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Napster's Brad Duea on the music download market

Written by James Delahunty (Google+) @ 25 Aug 2005 2:18 User comments (3)

Napster's Brad Duea on the music download market The BBC has interviewed Brad Duea, president of online music service Napster. The last couple of years have been very eventful for the music industry which saw litigation against people who share music collections with each other, falling sales of CDs and the rise of legal music download services and portable music players. However, it's not like it is all easy for consumers either, who have to be bombarded with new ways of buying music and new ways of using it (DRM restrictions etc.).
Napster is a big part of the transformation the music industry is under. How could anybody forget the trouble the original Napster caused when the music industry freaked out at the thought of a "music free for all" and hit the service with all they had. Now the new legal Napster has 410,000 subscribers who hand over subscription fees for access to over 1.5 million songs, a sort of music rental service.

"The number one brand attribute at the time Napster was shut down was innovation. The second highest characteristic was actually 'free'." Mr Duea said. "The difference now is that the number one attribute is still innovation. Free is now way down on the list." Roxio, which originally made burning software bought Napster and created the service available today. The music market is now worth a whopping $33bn a year. In the first half of 2005, downloads from legal online music stores accounted for 5% of all music sales.

Mr Duea sees the online music industry becoming an "exploding multi-billion dollar space in the next two years". With CD sales either failing to rise or falling, it is expected that sometime in the near future digital sales could take over physical sales, but Mr Duea pointed out that it is already happening for thousands of people who have left CDs behind. "Many people have moved beyond buying plastic at retail and have moved to digital only already," he says. "People are able to search for more music than was ever possible at retail, even in the largest megastore."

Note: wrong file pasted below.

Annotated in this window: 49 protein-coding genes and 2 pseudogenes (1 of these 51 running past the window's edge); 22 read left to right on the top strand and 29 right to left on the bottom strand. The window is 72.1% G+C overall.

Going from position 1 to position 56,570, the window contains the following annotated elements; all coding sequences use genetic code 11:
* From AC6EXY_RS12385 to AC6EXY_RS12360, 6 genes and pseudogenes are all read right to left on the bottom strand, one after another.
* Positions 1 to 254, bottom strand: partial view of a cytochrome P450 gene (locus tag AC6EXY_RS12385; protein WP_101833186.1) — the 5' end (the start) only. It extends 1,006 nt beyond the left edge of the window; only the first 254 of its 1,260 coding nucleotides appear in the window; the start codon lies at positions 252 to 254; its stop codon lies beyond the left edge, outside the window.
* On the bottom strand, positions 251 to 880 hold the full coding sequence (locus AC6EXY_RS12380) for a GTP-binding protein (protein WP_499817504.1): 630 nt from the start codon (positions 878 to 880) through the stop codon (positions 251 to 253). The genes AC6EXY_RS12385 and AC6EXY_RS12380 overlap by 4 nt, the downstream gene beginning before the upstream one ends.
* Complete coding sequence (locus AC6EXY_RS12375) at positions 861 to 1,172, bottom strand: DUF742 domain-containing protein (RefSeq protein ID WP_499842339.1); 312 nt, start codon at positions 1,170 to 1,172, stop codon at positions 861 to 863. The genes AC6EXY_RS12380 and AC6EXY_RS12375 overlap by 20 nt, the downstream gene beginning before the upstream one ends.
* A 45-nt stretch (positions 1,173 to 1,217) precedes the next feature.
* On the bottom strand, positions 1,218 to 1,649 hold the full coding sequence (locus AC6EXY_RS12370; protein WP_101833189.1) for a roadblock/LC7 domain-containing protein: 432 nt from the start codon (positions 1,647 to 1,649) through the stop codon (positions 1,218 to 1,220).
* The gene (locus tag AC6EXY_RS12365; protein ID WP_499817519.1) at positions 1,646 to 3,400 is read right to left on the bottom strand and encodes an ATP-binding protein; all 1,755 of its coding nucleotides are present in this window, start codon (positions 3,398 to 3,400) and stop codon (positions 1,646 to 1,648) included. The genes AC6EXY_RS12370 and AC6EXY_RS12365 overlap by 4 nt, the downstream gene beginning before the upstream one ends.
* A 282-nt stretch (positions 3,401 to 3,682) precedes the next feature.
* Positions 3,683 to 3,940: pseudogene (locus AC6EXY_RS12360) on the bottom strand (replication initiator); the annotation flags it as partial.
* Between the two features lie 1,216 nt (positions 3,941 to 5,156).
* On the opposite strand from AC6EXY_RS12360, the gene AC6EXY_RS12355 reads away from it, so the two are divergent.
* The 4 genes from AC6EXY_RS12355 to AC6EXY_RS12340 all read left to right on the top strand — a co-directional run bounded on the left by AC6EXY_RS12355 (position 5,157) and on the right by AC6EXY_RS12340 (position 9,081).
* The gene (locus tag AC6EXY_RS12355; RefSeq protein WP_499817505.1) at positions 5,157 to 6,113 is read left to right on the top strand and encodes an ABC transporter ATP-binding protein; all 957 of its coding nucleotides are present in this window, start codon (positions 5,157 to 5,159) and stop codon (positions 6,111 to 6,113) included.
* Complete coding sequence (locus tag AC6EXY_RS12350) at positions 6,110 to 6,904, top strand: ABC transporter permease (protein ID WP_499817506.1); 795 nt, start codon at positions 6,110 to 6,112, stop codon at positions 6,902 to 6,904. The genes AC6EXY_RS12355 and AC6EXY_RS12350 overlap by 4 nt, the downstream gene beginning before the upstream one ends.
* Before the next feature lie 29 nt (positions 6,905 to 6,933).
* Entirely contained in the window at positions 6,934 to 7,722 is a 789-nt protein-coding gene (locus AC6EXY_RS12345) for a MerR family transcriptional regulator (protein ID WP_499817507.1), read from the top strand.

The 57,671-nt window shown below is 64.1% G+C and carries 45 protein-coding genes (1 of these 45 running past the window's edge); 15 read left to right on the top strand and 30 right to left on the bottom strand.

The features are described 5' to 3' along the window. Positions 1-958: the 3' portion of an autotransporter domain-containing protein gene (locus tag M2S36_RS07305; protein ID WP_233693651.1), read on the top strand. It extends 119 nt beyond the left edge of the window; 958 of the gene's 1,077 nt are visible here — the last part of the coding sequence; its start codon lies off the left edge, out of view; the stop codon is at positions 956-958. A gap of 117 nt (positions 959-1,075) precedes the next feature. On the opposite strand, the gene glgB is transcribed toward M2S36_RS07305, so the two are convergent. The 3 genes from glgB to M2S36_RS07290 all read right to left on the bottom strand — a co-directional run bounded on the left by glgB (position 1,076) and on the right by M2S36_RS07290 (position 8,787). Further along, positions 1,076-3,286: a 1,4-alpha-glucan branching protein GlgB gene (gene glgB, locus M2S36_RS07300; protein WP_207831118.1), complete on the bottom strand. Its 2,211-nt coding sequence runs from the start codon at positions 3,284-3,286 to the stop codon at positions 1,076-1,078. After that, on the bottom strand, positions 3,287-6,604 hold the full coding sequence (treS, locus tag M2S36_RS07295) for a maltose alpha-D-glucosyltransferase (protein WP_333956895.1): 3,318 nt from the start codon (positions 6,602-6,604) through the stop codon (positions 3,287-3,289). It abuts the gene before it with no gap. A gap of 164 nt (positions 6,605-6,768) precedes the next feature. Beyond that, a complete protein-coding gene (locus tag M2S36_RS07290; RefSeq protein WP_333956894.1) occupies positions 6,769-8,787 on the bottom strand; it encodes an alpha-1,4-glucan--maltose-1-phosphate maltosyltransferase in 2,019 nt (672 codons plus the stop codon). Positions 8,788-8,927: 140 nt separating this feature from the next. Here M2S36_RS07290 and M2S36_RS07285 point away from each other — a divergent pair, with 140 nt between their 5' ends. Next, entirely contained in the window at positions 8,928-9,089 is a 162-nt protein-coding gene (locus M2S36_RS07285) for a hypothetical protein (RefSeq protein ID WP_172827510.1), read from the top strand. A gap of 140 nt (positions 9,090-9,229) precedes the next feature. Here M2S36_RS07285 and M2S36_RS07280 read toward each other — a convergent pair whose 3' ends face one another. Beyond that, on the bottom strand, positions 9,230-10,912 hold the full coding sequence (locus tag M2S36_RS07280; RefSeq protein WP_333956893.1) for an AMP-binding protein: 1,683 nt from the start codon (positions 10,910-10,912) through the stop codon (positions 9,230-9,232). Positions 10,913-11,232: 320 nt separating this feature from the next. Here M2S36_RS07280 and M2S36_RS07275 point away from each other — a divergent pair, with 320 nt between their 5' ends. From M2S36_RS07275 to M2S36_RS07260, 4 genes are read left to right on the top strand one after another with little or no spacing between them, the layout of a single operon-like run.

He also repeated what has been one of the most complaints from many music buyers over the past few years, that new albums don't live up to expectations and might only contain a few good songs. "If you are a subscriber you can listen to the latest CDs and never again be caught buying a bad CD which has one hit song and all the rest are crap." he said. "The consumer got caught buying CDs which only had one good song. Now what it will move to is rewarding those artists that put out great music that people listen to."

Apple's iTunes is by far the biggest success story so far in the music download market, but the store has no subscribers and just sells music as either a single track download or a full album download. Of course Mr Duea is quick to attack iTunes. He said that Steve Jobs has tricked people into a hardware trap as iTunes music downloads are only compatible with Apple's iPod and no other MP3 player yet. iPods also cannot play copy protected songs from other music download stores, but do support any MP3s.

Napster's subscription service has been the victim of criticism since it launched because users do not actually own music that they download, they simply "rent" it and as soon as the subscription fees stop going to Napster, the music magically disappears. "A lot of time people think of ownership as this ultimate thing with music. Has owning cassettes in the past really benefited people? In many cases they have had to repurchase music in a new format." Mr Duea said. "I do not think the argument about ownership is such a wonderful thing. What do you really want as a music fan? It's to access music and listening to music." However, many still believe that if you fork out some money for music, you should be left owning "something".

Source:
BBC News

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3 user comments

125.8.2005 15:14

Quote:
"A lot of time people think of ownership as this ultimate thing with music. Has owning cassettes in the past really benefited people? In many cases they have had to repurchase music in a new format." Mr Duea said. "I do not think the argument about ownership is such a wonderful thing. What do you really want as a music fan? It's to access music and listening to music." However, many still believe that if you fork out some money for music, you should be left owning "something".
What's so ridiculous about "forking over" money so that you can own something? Last time I checked, many people still owned items they purchased. What if, for some reason, someone can't afford to subscribe to Napster after subscribing for a year? They're left high and dry. All their money is gone, and so is all their music.

226.8.2005 18:14

I've never understood much about music downloading. Especially when you have to purchase it as with Napster. So if you have a subscription to Napster, you can only store the songs on your computer and then they just disappear if the subscription expires? You can't burn the songs to CD? I don't see the point in purchasing any music at all anymore if you can't do whatever you want with it as long as it's for your own personal use.

326.8.2005 18:22

fishbulb, the point is more money for their pockets

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